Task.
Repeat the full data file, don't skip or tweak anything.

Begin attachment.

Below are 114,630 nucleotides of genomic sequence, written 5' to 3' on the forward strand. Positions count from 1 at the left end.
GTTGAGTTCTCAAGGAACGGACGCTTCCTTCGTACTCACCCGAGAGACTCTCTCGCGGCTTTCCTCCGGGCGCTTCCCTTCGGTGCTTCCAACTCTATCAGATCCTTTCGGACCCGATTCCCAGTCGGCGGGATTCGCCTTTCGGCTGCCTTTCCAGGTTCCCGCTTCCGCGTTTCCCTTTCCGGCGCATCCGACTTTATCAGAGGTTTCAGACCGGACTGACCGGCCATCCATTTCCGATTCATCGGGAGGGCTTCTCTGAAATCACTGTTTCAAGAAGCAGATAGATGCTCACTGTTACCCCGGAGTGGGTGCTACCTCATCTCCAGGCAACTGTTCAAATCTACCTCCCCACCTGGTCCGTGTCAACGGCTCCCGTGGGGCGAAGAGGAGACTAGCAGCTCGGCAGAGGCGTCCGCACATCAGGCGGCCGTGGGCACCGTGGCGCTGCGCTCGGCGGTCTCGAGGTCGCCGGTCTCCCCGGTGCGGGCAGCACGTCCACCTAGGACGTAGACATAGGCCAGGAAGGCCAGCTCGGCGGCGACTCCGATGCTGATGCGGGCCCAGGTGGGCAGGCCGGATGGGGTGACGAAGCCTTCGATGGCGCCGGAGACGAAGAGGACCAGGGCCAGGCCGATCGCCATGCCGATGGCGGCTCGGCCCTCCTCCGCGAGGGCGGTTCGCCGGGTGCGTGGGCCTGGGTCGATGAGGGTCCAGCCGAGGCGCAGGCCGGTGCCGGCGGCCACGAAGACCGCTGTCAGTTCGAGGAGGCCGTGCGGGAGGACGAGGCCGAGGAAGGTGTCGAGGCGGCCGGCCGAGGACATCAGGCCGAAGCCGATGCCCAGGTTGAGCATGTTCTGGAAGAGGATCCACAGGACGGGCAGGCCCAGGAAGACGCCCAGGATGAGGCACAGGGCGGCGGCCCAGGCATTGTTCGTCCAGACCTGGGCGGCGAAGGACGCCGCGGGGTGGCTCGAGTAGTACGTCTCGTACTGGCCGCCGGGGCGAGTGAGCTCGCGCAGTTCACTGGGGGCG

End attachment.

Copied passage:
Below are 114,630 nucleotides of genomic sequence, written 5' to 3' on the forward strand. Positions count from 1 at the left end.
GTTGAGTTCTCAAGGAACGGACGCTTCCTTCGTACTCACCCGAGAGACTCTCTCGCGGCTTTCCTCCGGGCGCTTCCCTTCGGTGCTTCCAACTCTATCAGATCCTTTCGGACCCGATTCCCAGTCGGCGGGATTCGCCTTTCGGCTGCCTTTCCAGGTTCCCGCTTCCGCGTTTCCCTTTCCGGCGCATCCGACTTTATCAGAGGTTTCAGACCGGACTGACCGGCCATCCATTTCCGATTCATCGGGAGGGCTTCTCTGAAATCACTGTTTCAAGAAGCAGATAGATGCTCACTGTTACCCCGGAGTGGGTGCTACCTCATCTCCAGGCAACTGTTCAAATCTACCTCCCCACCTGGTCCGTGTCAACGGCTCCCGTGGGGCGAAGAGGAGACTAGCAGCTCGGCAGAGGCGTCCGCACATCAGGCGGCCGTGGGCACCGTGGCGCTGCGCTCGGCGGTCTCGAGGTCGCCGGTCTCCCCGGTGCGGGCAGCACGTCCACCTAGGACGTAGACATAGGCCAGGAAGGCCAGCTCGGCGGCGACTCCGATGCTGATGCGGGCCCAGGTGGGCAGGCCGGATGGGGTGACGAAGCCTTCGATGGCGCCGGAGACGAAGAGGACCAGGGCCAGGCCGATCGCCATGCCGATGGCGGCTCGGCCCTCCTCCGCGAGGGCGGTTCGCCGGGTGCGTGGGCCTGGGTCGATGAGGGTCCAGCCGAGGCGCAGGCCGGTGCCGGCGGCCACGAAGACCGCTGTCAGTTCGAGGAGGCCGTGCGGGAGGACGAGGCCGAGGAAGGTGTCGAGGCGGCCGGCCGAGGACATCAGGCCGAAGCCGATGCCCAGGTTGAGCATGTTCTGGAAGAGGATCCACAGGACGGGCAGGCCCAGGAAGACGCCCAGGATGAGGCACAGGGCGGCGGCCCAGGCATTGTTCGTCCAGACCTGGGCGGCGAAGGACGCCGCGGGGTGGCTCGAGTAGTACGTCTCGTACTGGCCGCCGGGGCGAGTGAGCTCGCGCAGTTCACTGGGGGCG